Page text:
Say hello to a more convenient way to deploy your app. With just a few clicks, you can update or deploy your app directly from your repository, available for all plans including the free plan.
An easier way to deploy your apps.
Over the last few months, we’ve been working hard to bring you Meteor Cloud’s newest feature, Push to Deploy! This feature has been in Meteor’s roadmap for a while, and we’re very excited to share this update with you.
After reading this blog, you won’t need to have a machine anymore to run meteor deploy because you can now deploy changes to your app just by pushing changes to a branch on GitHub. You can also create new apps on Cloud by using the UI and a few clicks to select the GitHub repository you want to publish. Let’s dive right in!
Where to start?
To get started with Push to Deploy, all you need to do is follow three basic steps, and you’ll have a new app deployed or an existing app configured with Push to Deploy.
Our current integration is just with GitHub, but we’re planning to add more Git providers in the future. For now, you need to have a GitHub repository with a Meteor project in it. Here is a list of Meteor versions that support this feature: 1.12.2, 2.0.1, 2.1.2, 2.2.4, 2.3.7, and any version from 2.4.1 to the latest.
How to use Push to Deploy?
In this section, we’ll show you how to easily set up Push to Deploy for your new app. If you want to configure an existing app, skip this section and scroll down to Setting up Push to Deploy for Existing Apps.
First, go to your Cloud account by clicking here. Then go to APPS > DEPLOY A NEW APP. After clicking the button, you’ll be brought to this page.
Configure Push to Deploy on Meteor Cloud.
In this step, you need to choose your account from the Git provider and then choose the repository with the Meteor app you want to deploy.
New app configuration: choose an account and repository.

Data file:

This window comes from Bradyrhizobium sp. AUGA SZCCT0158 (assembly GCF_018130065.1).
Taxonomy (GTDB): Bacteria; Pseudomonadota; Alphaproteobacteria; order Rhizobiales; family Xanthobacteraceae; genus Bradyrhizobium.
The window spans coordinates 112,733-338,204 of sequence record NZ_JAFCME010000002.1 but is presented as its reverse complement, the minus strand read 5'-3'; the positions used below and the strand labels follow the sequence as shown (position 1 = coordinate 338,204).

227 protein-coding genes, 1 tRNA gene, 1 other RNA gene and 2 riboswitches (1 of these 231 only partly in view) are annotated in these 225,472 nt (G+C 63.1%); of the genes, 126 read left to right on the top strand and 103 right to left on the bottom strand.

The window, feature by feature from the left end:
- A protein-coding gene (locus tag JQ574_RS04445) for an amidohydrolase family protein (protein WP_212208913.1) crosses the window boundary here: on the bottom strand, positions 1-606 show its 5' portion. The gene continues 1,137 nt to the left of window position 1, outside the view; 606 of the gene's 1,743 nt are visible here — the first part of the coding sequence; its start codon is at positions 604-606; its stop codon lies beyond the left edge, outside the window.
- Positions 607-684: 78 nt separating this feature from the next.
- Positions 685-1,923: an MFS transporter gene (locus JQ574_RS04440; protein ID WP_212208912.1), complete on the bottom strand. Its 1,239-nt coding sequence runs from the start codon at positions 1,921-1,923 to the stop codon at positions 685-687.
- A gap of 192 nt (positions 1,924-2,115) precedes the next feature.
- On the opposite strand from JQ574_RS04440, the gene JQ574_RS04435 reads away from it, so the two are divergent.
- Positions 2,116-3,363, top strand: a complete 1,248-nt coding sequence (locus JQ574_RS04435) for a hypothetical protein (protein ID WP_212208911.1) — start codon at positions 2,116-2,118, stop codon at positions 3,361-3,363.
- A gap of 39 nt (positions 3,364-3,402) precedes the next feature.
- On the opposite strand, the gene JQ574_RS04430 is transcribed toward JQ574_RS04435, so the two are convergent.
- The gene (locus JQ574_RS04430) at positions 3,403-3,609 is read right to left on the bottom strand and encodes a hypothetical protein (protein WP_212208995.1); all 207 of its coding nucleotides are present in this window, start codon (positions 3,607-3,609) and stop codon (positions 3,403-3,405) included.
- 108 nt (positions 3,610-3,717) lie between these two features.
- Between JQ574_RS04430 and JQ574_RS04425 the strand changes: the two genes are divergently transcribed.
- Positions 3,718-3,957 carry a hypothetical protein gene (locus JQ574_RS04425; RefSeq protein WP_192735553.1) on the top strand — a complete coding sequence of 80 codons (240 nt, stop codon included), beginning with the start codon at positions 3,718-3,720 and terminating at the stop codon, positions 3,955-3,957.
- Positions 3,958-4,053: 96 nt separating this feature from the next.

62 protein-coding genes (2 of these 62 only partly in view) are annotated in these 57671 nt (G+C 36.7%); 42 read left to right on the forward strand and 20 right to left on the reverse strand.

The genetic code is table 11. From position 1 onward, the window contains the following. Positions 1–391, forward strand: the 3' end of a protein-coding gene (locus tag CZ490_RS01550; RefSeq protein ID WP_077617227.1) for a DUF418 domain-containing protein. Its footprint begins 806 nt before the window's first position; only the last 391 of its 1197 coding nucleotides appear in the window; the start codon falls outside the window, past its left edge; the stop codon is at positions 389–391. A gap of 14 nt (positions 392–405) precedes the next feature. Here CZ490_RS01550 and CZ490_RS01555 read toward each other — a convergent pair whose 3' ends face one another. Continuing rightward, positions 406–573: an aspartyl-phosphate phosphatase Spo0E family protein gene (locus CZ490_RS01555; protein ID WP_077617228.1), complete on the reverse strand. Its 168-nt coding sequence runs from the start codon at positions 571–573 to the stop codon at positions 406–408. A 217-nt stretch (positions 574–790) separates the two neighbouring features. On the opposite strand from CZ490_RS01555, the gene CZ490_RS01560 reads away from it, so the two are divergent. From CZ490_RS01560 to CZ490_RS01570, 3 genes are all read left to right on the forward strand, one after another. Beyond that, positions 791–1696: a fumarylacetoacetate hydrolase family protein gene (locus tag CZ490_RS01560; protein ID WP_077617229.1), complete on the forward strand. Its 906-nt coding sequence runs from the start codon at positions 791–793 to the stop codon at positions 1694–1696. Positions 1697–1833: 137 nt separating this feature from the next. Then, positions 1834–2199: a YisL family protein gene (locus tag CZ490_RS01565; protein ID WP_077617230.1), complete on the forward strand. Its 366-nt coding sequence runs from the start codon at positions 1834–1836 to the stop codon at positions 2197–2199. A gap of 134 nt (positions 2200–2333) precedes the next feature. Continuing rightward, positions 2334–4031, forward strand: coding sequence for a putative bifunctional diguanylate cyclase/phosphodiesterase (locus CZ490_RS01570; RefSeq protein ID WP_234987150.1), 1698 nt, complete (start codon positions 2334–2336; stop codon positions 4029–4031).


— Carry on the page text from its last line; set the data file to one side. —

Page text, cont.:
The last step is to configure the last details. Starting with the Account field, followed by the Plan, Container Size, and then Region. In the next section, Deploy Options, you’ll be able to choose which branch you’ll use as your deploy branch. Note that every commit done on this branch will trigger a deploy. In addition, you can also opt to use or not use our shared MongoDB Cluster.
You can also use the Advanced Options section. Fields include Meteor Settings, Root Directory, Pre Deploy Command, Deploy Arguments, Build Container RAM, and Environment Variables.
Deploy options and Advanced options for your app.
Setting up Push to Deploy for Existing Apps
Go to the app page in cloud.meteor.com, choose the app you want to be configured with Push to Deploy, and then you’ll be brought to the app details page. Next, click the SET UP PUSH TO DEPLOY button.
Set up push to deploy with an existing app.
Basically, the first two steps are the same as deploying a new app. You’ll just have to connect your Git provider and then choose the repository. For the last step, you’ll have a few options to change since the app is already deployed and all the other fields are already defined. You just need to make sure everything is correct in the Deploy Options section.
That’s it! You’re all done. If you want to edit the details again, click the CONFIGURE PUSH TO DEPLOY button on the app details page.
One last thing to note on Galaxy is the Next Auto Deploy Settings which is located in the app version tab. You can use this field to add app settings for the next deploy. When you commit to the branch you configured, these settings will be used every time for the next deploys. If you don’t want to use it anymore, leave the field empty.
Next auto deploy settings (Galaxy). Leave it empty if you don’t want to use it.
We can’t wait for you to try this new feature of ours and we’re grateful for an amazing community around us that uses Meteor. If you have any questions, concerns, or feedback, please feel free to reach out to us at [email protected].
If you’re ready to dive into this feature, click here to get started. You can also read more about Push to Deploy in our docs.
Save time and reduce headaches, it’s time to use Push to Deploy!
Introducing Push to Deploy was originally published in Meteor Blog on Medium, where people are continuing the conversation by highlighting and responding to this story.